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wish(1) 				 Tk Applications				  wish(1)


       wish - Simple windowing shell

       wish ?fileName arg arg ...?

       -colormap new	   Specifies  that  the window should have a new private colormap instead
			   of using the default colormap for the screen.

       -display display    Display (and screen) on which to display window.

       -geometry geometry  Initial geometry to use for window.	If this option is specified,  its
			   value  is  stored in the geometry global variable of the application's
			   Tcl interpreter.

       -name name	   Use name as the title to be displayed in the window, and as	the  name
			   of the interpreter for send commands.

       -sync		   Execute  all  X  server  commands  synchronously,  so  that errors are
			   reported immediately.  This will result in much slower execution,  but
			   it is useful for debugging.

       -use id											  |
			   Specifies  that  the main window for the application is to be embedded |
			   in the window whose identifier is id, instead of being created  as  an |
			   independent	toplevel window.  Id must be specified in the same way as |
			   the value for the -use option for toplevel widgets  (i.e.   it  has	a |
			   form like that returned by the winfo id command).

       -visual visual	   Specifies  the  visual  to use for the window.  Visual may have any of
			   the forms supported by the Tk_GetVisual procedure.

       --		   Pass all remaining arguments through to  the  script's  argv  variable
			   without  interpreting  them.   This	provides  a mechanism for passing
			   arguments such as -name to a script instead of having  wish	interpret

       Wish  is  a  simple  program consisting of the Tcl command language, the Tk toolkit, and a
       main program that reads commands from standard input or from a file.  It  creates  a  main
       window  and  then processes Tcl commands.  If wish is invoked with no arguments, or with a
       first argument that starts with ``-'', then it reads Tcl commands interactively from stan-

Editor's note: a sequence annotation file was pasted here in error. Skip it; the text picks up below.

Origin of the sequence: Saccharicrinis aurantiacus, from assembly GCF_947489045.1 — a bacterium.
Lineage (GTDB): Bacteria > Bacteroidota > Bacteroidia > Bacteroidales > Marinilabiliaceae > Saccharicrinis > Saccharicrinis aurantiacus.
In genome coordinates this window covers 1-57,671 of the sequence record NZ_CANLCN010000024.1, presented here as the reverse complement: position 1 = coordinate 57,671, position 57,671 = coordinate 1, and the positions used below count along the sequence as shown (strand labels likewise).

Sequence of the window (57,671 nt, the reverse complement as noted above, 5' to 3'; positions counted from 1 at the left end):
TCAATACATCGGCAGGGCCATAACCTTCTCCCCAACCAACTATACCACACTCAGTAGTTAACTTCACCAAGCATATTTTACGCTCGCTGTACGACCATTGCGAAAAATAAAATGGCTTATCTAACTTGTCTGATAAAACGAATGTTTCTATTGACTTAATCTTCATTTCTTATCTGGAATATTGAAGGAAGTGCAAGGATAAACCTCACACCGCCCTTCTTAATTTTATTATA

dard  input.   It will continue processing commands until all windows have been deleted or
       until end-of-file is reached on standard input.	If there exists a  file  .wishrc  in  the
       home  directory	of  the user, wish evaluates the file as a Tcl script just before reading
       the first command from standard input.

       If wish is invoked with an initial fileName argument, then fileName is treated as the name
       of  a  script file.  Wish will evaluate the script in fileName (which presumably creates a
       user interface), then it will respond to events until all windows have been deleted.  Com-
       mands  will  not be read from standard input.  There is no automatic evaluation of .wishrc
       in this case, but the script file can always source it if desired.

       Wish automatically processes all of the command-line options described in the OPTIONS sum-
       mary  above.   Any  other  command-line	arguments besides these are passed through to the
       application using the argc and argv variables described later.

       The name of the application, which is used for purposes such as send  commands,	is  taken
       from  the -name option, if it is specified;  otherwise it is taken from fileName, if it is
       specified, or from the command name by which wish was invoked.  In the last two cases,  if
       the  name  contains  a  ``/'' character, then only the characters after the last slash are
       used as the application name.

       The class of the application, which is used for purposes such as specifying options with a